Japan’s Response to Deadly Gunshot Has Grabbed Global Attention: Yomiuri Shimbun


TOKYO (THE YOMIURI SHIMBUN/ASIA NEWS NETWORK) – The shooting of former Prime Minister Shinzo Abe has drawn heartfelt condolences from many countries. In contrast, the lack of an international perspective in Japan’s response was conspicuous.

The reaction of the police authorities is symbolic of this. On July 12, the National Police Agency assembled a team to investigate the security system in place at the time of the attack. In his first press conference after the shooting, NPA Commissioner-General Itaru Nakamura said, “We have failed in our responsibilities as police.”

Four days had passed since the incident. It must be said that the NPA’s response was too slow. Filming took place in full view of the public, and videos captured by people at the scene of the crime circulated around the world via social media. Many people in Japan and overseas are wondering why the attack was not prevented.

Despite this, the NPA has left public statements to the Nara Prefectural Police in charge of the investigation. There was a lack of awareness that the situation was damaging Japan’s image as a safe country and undermining trust in the agency.

Abe was attacked outside a train station in central Nara City in a location with 360 degrees of open space around him. The suspect, Tetsuya Yamagami, approached the scene from behind and opened fire.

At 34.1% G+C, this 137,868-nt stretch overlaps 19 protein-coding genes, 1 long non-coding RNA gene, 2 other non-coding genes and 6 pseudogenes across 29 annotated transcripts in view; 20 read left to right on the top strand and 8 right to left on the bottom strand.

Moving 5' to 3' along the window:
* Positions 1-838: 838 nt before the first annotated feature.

The site has been used multiple times for campaign speeches in the past. Was security surprised because there had been no problems in the past? Shouldn’t they have protected Abe in some way, like putting a big vehicle behind him?

Abe was knocked out by the second shot. It is said to be an ironclad rule that if a shot or explosion is heard, security personnel should immediately bring the person being guarded to the ground. Why wasn’t that acted after the first shot this time?

The G7 summit is scheduled to take place in Hiroshima City next year. It would be a great loss for the country if foreign dignitaries and others visiting Japan in the future felt uncomfortable about the security here.

During the campaign for the previous House of Councilors election, a man and woman who molested Abe during a blunt speech were removed by Hokkaido Prefectural Police. In response, the Sapporo District Court ordered the Hokkaido government to pay damages for the illegal security measures.

The verdict recognized the freedom of expression of those who shouted, but what about the rights of listeners who wanted to listen in private? It is not clear whether the ruling this time has influenced the decisions of Abe’s security team, but it is necessary to pinpoint the need for relevant regulations.

After Abe’s death, US President Joe Biden immediately ordered flags to be flown at half-mast at federal government facilities. India also hoisted flags at half-mast in various places. However, the Japanese government did so just three days after Abe’s death in the prime minister’s office. It is unfortunate that the response was so slow.

The government must be aware that Japan’s response to the attack has drawn the attention of the international community.

  • The Yomiuri Shimbun is a member of The Straits Times media partner Asia News Network, an alliance of 22 news media organizations.

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